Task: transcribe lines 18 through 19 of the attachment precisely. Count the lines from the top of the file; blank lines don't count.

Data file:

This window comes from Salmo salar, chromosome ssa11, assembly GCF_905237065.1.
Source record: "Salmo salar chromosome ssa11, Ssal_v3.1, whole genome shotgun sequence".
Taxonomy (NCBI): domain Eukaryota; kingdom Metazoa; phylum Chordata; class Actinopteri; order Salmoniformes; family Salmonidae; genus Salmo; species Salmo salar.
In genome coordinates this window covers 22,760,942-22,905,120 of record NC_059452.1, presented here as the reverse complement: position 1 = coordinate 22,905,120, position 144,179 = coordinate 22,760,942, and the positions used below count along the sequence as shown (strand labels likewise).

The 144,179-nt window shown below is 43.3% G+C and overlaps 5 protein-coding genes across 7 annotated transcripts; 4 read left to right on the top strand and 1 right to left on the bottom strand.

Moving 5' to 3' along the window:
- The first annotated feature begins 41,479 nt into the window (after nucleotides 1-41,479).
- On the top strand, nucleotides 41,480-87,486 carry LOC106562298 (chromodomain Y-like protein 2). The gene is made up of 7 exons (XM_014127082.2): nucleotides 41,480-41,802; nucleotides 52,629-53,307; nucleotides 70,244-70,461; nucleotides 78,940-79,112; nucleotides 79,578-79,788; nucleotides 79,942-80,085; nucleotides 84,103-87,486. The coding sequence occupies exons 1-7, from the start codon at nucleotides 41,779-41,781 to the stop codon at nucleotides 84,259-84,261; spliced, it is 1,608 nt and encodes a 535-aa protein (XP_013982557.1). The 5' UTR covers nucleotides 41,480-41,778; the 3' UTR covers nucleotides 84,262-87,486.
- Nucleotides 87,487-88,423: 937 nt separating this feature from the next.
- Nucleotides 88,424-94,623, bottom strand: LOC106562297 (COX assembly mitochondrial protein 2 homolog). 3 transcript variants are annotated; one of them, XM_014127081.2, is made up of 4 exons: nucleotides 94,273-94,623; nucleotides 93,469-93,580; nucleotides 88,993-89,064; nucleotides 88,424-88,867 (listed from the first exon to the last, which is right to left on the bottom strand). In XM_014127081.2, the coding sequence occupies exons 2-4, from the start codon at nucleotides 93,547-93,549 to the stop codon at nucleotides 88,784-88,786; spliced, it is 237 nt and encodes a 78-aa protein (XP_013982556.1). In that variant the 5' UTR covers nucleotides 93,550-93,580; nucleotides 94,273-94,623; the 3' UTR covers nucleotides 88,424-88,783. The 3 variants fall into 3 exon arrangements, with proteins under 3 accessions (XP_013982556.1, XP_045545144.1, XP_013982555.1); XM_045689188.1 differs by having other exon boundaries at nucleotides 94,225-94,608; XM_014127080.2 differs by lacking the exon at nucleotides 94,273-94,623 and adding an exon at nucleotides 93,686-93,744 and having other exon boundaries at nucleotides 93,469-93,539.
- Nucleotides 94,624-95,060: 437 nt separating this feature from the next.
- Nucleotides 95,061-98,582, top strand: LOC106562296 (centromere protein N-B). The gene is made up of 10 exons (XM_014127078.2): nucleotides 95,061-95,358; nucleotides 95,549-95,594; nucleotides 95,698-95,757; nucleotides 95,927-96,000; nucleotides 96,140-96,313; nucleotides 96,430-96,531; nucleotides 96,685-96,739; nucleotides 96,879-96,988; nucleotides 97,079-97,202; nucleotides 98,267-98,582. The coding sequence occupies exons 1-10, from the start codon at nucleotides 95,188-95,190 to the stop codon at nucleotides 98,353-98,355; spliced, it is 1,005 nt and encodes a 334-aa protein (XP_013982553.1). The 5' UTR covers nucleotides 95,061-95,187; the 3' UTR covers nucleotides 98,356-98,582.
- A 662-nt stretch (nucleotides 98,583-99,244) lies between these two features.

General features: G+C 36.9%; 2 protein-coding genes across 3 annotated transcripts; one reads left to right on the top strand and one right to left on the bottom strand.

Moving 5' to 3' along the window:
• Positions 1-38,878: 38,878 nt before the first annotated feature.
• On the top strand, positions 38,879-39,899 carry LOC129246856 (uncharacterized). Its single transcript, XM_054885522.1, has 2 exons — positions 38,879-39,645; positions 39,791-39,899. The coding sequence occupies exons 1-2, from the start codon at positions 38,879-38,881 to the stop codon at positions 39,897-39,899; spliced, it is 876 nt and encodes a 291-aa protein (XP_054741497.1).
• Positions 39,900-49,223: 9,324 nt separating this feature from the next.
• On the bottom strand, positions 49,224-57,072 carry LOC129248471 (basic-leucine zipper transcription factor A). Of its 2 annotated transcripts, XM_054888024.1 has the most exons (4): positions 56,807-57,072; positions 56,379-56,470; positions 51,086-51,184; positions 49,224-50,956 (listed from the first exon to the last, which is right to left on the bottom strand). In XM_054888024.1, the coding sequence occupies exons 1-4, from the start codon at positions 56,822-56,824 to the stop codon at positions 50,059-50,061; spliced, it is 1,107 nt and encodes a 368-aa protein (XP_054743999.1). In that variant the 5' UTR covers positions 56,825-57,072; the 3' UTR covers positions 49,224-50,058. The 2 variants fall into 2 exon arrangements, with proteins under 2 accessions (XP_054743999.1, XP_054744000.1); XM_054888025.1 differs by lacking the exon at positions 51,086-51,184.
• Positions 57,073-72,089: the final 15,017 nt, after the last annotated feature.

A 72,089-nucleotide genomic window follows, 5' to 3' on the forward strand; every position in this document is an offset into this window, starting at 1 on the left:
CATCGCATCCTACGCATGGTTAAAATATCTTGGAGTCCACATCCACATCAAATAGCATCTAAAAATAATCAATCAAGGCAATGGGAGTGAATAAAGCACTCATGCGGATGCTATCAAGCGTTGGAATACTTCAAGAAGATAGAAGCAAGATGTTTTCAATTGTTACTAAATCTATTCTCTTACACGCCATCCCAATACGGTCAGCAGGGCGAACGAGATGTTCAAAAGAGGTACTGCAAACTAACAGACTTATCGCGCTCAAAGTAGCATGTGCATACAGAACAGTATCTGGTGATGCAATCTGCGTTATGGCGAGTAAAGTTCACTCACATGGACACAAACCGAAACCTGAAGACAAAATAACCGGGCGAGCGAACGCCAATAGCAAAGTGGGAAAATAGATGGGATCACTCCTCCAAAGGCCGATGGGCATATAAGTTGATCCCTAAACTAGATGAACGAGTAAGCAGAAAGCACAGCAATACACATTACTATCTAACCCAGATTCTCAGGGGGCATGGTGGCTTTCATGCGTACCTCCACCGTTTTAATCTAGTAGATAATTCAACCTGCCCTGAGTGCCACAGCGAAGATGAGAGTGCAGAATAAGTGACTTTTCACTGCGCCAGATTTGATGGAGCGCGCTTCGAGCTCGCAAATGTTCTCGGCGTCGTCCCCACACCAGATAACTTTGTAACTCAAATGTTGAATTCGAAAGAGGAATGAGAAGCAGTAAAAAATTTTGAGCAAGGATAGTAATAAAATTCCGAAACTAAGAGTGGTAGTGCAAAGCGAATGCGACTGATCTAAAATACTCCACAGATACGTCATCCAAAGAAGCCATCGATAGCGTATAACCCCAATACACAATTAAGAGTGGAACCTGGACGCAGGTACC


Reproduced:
• Positions 39,900-49,223: 9,324 nt separating this feature from the next.
• On the bottom strand, positions 49,224-57,072 carry LOC129248471 (basic-leucine zipper transcription factor A). Of its 2 annotated transcripts, XM_054888024.1 has the most exons (4): positions 56,807-57,072; positions 56,379-56,470; positions 51,086-51,184; positions 49,224-50,956 (listed from the first exon to the last, which is right to left on the bottom strand). In XM_054888024.1, the coding sequence occupies exons 1-4, from the start codon at positions 56,822-56,824 to the stop codon at positions 50,059-50,061; spliced, it is 1,107 nt and encodes a 368-aa protein (XP_054743999.1). In that variant the 5' UTR covers positions 56,825-57,072; the 3' UTR covers positions 49,224-50,058. The 2 variants fall into 2 exon arrangements, with proteins under 2 accessions (XP_054743999.1, XP_054744000.1); XM_054888025.1 differs by lacking the exon at positions 51,086-51,184.